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And the same number struggled with how little control they felt they had in keeping the process moving.
Unexpected costs (18 percent), trying to juggle work and staying on top of the process at the same time (22 percent), and not understanding home-buying jargon (15 percent), also added to the home-buyers stress.
As a result, 37 percent found buying a home to be one of the most stressful life events they’ve experienced – worse than finding a job (28 percent), planning a wedding (23 percent), and even having a child (18 percent).
However, despite the stress, more than one in three (36 percent) said buying a home was still one of the best things they have ever done.
Cecilia Mourain, MD Homebuying at Moneybox, which commissioned the research, said: “For far too long, what should be one of the most exciting experiences in adult life, has been a source of anxiety and stress. This does not need to be the case.
“An important life goal for so many, we know it can be daunting when trying to prepare for all that the home-buying process entails.
“These findings show that more needs to be done to help people understand what to expect throughout, as well as practical measures to support them in navigating their home-buying journey, which can be complex and very time-consuming.”
The study found over half (55 percent) said their most recent home purchase was more stressful than they thought it would be.
Three in ten encountered unexpected delays in “the chain”, and one in five (21 percent) found the sellers of their new home had left a terrible mess behind.
Another 15 percent were gazumped or outbid when they finally found a property they liked enough to make an offer for.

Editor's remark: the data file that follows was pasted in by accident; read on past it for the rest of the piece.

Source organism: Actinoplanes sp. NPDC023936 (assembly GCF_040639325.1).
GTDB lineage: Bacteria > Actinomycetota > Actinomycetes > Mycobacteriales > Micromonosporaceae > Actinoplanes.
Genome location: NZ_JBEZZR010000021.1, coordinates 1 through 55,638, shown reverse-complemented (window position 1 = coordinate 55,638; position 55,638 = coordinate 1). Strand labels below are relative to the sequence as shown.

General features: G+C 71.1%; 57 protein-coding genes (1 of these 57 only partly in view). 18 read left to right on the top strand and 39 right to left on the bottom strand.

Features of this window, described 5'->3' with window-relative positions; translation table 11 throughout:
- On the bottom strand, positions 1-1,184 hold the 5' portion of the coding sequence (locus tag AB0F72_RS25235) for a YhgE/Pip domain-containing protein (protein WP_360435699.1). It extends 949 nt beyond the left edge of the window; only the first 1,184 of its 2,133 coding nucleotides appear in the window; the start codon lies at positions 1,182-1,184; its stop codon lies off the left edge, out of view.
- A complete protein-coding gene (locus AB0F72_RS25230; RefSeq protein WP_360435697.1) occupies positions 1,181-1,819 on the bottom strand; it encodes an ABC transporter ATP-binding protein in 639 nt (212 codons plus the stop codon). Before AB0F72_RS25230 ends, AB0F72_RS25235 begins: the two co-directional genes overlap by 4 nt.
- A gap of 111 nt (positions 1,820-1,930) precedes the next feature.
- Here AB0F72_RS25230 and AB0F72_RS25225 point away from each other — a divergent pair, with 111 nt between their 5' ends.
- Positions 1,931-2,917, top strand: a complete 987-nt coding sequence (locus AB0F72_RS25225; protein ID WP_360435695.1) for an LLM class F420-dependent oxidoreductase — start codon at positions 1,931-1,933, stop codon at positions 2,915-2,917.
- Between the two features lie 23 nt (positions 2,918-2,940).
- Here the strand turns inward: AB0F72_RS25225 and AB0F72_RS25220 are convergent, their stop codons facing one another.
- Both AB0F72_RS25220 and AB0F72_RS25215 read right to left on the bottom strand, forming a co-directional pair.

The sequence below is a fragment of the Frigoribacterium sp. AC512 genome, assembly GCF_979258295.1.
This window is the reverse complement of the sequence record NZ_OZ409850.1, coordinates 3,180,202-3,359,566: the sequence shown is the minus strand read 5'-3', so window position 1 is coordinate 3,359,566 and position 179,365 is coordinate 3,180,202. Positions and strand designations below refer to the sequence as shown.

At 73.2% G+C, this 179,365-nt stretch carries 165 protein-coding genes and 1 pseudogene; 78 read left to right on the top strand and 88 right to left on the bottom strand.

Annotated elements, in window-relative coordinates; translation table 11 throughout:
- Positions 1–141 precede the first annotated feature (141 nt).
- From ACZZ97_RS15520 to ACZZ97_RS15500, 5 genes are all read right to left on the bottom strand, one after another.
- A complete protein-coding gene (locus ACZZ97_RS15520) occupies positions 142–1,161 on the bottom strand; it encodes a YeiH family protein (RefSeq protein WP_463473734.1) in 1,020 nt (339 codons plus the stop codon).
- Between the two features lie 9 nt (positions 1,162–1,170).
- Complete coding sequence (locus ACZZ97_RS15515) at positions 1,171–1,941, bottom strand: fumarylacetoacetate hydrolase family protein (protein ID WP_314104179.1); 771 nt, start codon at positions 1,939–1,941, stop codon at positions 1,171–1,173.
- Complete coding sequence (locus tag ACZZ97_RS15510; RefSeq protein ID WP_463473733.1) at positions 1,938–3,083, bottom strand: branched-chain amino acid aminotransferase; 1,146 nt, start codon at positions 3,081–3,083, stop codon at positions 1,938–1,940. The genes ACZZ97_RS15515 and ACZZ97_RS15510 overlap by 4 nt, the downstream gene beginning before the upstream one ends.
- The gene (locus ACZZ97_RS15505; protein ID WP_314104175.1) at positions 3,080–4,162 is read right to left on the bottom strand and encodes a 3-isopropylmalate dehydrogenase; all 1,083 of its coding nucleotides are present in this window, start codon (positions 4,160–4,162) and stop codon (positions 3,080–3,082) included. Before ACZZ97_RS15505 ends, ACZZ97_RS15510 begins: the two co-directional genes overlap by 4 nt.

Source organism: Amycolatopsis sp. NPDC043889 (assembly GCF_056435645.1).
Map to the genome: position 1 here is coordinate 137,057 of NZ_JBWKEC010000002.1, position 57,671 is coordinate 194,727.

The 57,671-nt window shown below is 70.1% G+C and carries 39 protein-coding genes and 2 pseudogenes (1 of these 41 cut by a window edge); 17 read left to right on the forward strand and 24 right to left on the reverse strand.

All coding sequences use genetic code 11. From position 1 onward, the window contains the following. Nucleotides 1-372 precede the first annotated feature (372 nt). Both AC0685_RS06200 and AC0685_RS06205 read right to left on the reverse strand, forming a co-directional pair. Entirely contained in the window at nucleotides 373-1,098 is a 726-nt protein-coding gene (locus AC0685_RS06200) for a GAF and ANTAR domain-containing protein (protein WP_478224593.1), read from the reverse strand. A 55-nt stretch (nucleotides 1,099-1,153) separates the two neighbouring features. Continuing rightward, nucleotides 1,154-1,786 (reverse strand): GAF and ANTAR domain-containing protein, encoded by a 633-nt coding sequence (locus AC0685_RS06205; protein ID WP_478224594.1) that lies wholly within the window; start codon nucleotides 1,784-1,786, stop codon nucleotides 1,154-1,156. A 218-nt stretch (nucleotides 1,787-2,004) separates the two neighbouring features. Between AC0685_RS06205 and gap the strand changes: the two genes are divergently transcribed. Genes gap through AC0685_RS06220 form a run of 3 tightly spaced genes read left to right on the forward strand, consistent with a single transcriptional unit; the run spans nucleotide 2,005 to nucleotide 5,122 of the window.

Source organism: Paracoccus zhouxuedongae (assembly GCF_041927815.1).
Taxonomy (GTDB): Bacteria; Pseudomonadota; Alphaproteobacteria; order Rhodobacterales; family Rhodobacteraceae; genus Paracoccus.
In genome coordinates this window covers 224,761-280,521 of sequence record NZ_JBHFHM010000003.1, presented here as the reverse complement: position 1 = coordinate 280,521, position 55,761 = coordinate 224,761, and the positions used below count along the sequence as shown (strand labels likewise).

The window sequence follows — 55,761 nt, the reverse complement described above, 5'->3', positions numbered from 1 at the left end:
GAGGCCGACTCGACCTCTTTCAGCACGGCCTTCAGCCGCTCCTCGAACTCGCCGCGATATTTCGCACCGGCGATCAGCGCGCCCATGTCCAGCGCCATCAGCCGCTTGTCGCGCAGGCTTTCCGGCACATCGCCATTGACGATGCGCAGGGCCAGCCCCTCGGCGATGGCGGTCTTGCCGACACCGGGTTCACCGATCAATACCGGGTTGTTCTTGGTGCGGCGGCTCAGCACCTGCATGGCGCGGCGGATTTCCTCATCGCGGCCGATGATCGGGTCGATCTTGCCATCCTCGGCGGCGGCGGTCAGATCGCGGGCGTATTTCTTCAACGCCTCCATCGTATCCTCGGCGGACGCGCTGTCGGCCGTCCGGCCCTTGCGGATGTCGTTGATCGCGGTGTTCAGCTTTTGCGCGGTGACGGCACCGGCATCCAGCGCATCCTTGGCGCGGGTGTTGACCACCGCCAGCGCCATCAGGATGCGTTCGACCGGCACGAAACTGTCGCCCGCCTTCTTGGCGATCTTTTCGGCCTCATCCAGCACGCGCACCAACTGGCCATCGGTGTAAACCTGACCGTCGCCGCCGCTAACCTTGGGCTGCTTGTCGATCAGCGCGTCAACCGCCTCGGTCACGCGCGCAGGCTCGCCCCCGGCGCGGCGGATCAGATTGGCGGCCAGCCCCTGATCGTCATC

When asked about the specific parts of the journey that took longer than expected, 38 percent found the wait to hear when completion day would be particularly agonising and drawn out.
And 37 percent were surprised at the amount of time it took solicitors to send the documents for completion.
More than a quarter (27 percent) said it took much longer than they thought it would to actually find a property they wanted to buy, viewing an average of six properties before finding “the one”.
And the entire process, from putting in an offer, to completing and getting the keys, took an average of 5.2 months.
Of those polled, via OnePoll, three in ten found the home-buying process too complicated, and 32 percent revealed that despite being organised, they still found it overwhelming.
Nearly a third (32 percent) believed they should have been kept up to speed more during various stages of the process, and one in five would have liked to have had a home-buying expert they could turn to for advice or reassurance.
Cecilia Mourain, MD Homebuying at Moneybox – which has compiled a list of tips from recent home-buyers – added: “While mortgage brokers have long existed to help people find the best terms for their loans, that is no longer enough.
“We launched our free home-buying service to make buying a home easy, from first step to doorstep, with our Lifetime ISA and tools such as the House Deposit Calculator.
“A team of expert mortgage brokers are on hand to provide unbiased advice and support to access the right mortgage for their needs, and a dedicated case manager helps manage all the administrative tasks, from application right through to completion – alleviating the biggest cause of stress for homebuyers.”